(Reuters) – U.S. government officials plan to meet with executives from automakers and lithium miners in early May as part of a first-of-its-kind effort to launch a national electric vehicle supply chain strategy, according to three sources familiar with the matter.
While Volkswagen AG, Tesla Inc and other electric-focused automakers and battery manufacturers are expanding in the United States and investing billions in the new technology, they are reliant on mineral imports without a major push to develop more domestic mines and processing facilities.
China already dominates the electric vehicle supply chain. It produces nearly two-thirds of the world’s lithium-ion batteries – compared to 5 percent for the United States – and controls most of the world’s lithium processing facilities, according to data from Benchmark Minerals Intelligence, which tracks prices for lithium and other commodities and is organizing the Washington, D.C., event.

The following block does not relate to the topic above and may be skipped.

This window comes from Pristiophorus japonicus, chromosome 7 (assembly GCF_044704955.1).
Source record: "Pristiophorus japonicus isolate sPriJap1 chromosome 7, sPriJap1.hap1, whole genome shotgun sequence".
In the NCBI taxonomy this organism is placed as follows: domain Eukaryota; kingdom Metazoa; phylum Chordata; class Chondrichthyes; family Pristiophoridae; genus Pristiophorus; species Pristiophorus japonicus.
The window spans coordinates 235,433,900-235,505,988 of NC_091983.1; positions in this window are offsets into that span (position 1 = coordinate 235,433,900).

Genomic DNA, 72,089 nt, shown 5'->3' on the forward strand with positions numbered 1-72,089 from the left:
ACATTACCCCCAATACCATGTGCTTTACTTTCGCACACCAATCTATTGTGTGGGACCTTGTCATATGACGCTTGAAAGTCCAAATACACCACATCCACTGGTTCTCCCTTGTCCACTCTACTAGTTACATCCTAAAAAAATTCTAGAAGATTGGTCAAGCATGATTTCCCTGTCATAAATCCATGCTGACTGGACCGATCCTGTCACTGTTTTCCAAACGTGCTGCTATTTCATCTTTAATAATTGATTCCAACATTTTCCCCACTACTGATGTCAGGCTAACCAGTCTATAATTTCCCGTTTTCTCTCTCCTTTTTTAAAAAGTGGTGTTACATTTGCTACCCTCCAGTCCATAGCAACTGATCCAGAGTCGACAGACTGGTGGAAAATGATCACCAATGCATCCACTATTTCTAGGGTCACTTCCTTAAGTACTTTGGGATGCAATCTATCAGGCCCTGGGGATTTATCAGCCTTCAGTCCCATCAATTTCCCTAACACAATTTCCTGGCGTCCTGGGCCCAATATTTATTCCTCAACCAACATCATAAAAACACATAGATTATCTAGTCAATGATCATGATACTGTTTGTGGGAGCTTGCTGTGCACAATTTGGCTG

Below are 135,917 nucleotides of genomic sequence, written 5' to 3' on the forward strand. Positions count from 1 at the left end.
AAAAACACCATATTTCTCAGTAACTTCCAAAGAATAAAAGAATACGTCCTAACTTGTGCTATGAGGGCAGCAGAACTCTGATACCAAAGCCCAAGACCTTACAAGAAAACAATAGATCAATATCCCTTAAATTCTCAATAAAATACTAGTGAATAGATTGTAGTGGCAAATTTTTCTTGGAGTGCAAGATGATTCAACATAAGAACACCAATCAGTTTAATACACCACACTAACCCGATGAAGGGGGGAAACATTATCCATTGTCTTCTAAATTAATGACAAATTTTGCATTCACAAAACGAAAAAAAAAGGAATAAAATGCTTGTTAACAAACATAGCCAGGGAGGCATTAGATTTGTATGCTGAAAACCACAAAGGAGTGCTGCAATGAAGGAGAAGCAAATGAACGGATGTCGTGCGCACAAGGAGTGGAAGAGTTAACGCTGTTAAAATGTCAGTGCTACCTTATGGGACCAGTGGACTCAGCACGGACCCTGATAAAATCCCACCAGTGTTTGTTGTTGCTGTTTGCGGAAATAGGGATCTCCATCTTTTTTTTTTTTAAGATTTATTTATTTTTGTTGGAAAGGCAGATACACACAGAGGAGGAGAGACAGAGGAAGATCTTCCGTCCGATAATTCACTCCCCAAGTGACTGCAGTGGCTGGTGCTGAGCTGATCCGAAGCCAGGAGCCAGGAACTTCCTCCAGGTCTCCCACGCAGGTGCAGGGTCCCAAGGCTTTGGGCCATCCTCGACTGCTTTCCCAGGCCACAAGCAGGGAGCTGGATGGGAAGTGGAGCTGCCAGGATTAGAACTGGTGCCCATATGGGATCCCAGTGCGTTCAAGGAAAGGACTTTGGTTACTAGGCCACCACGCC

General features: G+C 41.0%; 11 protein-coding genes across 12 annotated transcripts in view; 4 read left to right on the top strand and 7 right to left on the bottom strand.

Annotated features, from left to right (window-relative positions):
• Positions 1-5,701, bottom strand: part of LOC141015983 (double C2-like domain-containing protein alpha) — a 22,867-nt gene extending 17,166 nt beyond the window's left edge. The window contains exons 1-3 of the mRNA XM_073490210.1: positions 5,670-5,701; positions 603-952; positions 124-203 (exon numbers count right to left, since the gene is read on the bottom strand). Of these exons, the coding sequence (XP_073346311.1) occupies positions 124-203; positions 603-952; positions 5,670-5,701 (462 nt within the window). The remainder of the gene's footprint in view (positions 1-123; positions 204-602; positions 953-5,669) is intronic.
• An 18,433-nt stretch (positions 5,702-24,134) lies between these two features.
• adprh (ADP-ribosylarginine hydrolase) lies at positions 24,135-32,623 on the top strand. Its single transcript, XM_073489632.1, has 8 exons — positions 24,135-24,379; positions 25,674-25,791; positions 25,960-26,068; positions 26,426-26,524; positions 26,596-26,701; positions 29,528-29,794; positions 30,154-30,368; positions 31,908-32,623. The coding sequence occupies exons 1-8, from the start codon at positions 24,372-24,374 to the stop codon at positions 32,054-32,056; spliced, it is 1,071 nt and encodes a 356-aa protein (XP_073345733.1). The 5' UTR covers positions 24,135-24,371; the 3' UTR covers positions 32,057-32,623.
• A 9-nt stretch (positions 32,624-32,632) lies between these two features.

U.S. imports of lithium have nearly doubled since 2014 due in part to rising demand from Tesla, SK Innovation Co and others building battery plants in the country, according to the U.S. Geological Survey.
“We need to find ways to more efficiently develop our nation’s domestic critical mineral supply because these resources are vital to both our national security and our economy,” North Dakota Senator John Hoeven, a member of the Senate’s Energy and Natural Resources Committee, said in a statement to Reuters when asked about the meeting.